It has became a deceptive routine to describe Thein Sein as a well-intentioned and bold reformer who has made peace and development his priorities; he released political prisoners, kicked off a reform agenda, initiated dialogue with Aung San Suu Kyi and lifted a ban on the opposition.
After the removal of Shwe Man from the top post of the ruling Union Solidarity and Development Party (USDP), Thein Sein again became the most probable presidential candidate of the military and USDP block. Given the circumstances, we should stop talking about Thein Sein as the reformer and stop talking about the political dynamic in Burma as a “transition to democracy.” By doing so we are legitimizing a process that is not what it pretends to be.
I don’t deny that important changes commenced under Thein Sein, and he deserves some praise for that. But the truth is that he has already received it. The question right now is who will become the next president, which is why we need to throw out the political marketing, the image of the “developmental President,” “peace-building President,” “simple man of modest origin with no personal ambitions,” and undertake more serious scrutiny of Thein Sein’s achievements and failures, listed below for your convenience:
It wasn’t only the Parliament’s 25 percent military bloc that put a stop to constitutional reform. It was Thein Sein, his advisors and key ministers. All of these people were well aware that the opposition had massive public support for charter change, after a petition launched by the National League for Democracy (NLD) and the 88 Generation drew more than five million signatures, and they have no means to facilitate meaningful dialogue with the opposition.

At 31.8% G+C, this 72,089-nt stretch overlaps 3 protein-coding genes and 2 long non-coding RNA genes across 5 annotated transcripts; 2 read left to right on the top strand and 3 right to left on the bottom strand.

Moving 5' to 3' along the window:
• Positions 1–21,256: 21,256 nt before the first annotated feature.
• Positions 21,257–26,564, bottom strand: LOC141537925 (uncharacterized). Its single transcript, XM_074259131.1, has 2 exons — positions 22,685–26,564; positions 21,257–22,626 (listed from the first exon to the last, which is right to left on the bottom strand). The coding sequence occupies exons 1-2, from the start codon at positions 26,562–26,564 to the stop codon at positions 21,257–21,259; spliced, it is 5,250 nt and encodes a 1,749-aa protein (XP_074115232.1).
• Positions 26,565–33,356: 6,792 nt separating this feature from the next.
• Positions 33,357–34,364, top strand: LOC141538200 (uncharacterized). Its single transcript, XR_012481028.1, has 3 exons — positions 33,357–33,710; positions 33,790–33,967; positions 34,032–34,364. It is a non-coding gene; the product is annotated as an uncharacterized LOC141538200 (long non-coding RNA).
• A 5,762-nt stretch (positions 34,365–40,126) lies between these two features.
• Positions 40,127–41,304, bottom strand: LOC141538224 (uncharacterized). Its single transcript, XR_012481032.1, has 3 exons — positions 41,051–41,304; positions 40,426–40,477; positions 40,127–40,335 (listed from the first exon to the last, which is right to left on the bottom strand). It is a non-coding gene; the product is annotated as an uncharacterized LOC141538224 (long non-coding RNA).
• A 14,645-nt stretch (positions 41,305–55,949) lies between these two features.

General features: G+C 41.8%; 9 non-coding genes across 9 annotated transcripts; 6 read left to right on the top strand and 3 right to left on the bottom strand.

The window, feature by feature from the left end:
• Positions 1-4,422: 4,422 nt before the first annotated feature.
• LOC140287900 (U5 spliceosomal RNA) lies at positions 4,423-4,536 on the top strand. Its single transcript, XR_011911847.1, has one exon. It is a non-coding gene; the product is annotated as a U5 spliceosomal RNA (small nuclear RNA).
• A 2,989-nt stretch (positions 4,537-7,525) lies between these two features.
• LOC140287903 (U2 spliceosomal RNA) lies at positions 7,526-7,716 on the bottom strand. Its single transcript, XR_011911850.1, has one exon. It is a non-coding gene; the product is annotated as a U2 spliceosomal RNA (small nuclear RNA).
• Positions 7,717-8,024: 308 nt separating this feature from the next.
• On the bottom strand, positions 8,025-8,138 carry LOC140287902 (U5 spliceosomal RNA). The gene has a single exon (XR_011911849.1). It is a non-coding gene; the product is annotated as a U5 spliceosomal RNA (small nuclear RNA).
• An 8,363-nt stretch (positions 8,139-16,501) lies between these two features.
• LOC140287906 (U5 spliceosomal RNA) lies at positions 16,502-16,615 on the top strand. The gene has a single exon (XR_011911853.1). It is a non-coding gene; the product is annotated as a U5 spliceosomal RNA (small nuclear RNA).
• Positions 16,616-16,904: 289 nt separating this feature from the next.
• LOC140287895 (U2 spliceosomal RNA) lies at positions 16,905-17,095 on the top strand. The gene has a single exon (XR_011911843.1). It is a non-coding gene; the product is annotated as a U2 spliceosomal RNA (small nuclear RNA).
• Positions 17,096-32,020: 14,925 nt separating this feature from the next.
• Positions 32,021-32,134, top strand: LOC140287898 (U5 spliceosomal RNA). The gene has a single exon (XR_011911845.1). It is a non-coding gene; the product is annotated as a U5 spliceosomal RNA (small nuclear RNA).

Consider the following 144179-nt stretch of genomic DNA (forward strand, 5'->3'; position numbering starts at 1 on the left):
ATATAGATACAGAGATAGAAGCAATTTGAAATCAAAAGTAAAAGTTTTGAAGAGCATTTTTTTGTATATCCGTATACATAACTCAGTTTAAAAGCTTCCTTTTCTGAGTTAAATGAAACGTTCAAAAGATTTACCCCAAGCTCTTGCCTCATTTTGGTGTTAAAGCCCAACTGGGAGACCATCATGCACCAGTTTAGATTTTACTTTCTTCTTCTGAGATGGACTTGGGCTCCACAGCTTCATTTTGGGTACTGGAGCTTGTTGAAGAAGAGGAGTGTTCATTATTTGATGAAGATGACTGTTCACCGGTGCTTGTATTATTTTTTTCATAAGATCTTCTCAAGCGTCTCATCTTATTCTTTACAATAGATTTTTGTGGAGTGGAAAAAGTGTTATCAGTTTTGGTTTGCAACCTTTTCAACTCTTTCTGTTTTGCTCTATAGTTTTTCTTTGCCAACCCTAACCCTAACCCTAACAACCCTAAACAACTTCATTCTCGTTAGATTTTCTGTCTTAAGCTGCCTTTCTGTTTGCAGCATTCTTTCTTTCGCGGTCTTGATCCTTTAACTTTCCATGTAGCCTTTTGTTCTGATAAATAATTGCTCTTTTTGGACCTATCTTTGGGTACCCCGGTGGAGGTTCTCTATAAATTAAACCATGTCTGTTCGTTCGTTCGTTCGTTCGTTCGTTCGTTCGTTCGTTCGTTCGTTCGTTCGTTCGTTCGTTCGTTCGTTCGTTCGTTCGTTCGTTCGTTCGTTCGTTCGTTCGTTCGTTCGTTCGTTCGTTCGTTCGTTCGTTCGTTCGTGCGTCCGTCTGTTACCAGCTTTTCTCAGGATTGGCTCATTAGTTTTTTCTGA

Thein Sein’s ostentatiously announced “development first” policy may have trickled down in the form of a few new pavements, some roads and bridges; all of those developments are heavily advertised in a bid to buy votes for the party.
What about the economy? It has remained fully in control of the economic elite that flourished under military rule, and so far they have been the only winners of the economic opening. A recent report by Global Financial Integrity highlighted that almost US$20 billion worth of “dirty money” linked to corruption, crime and tax evasion has come out of Burma over the past five decades.
It was Thein Sein’s government that has allowed and endorsed the re-activation of an extreme nationalist movement and an ugly apartheid in Burma.
Thein Sein isn’t even contesting a parliamentary seat, making it impossible to gauge whether the public even supports him at all. He has opted not to be elected, but to be appointed.”
Thein Sein has condoned the use of military and police force to intervene in party politics, so he could reassert himself as the party’s top dog and front-runner for the presidency, that is, of course, if his party can secure enough parliamentary seats.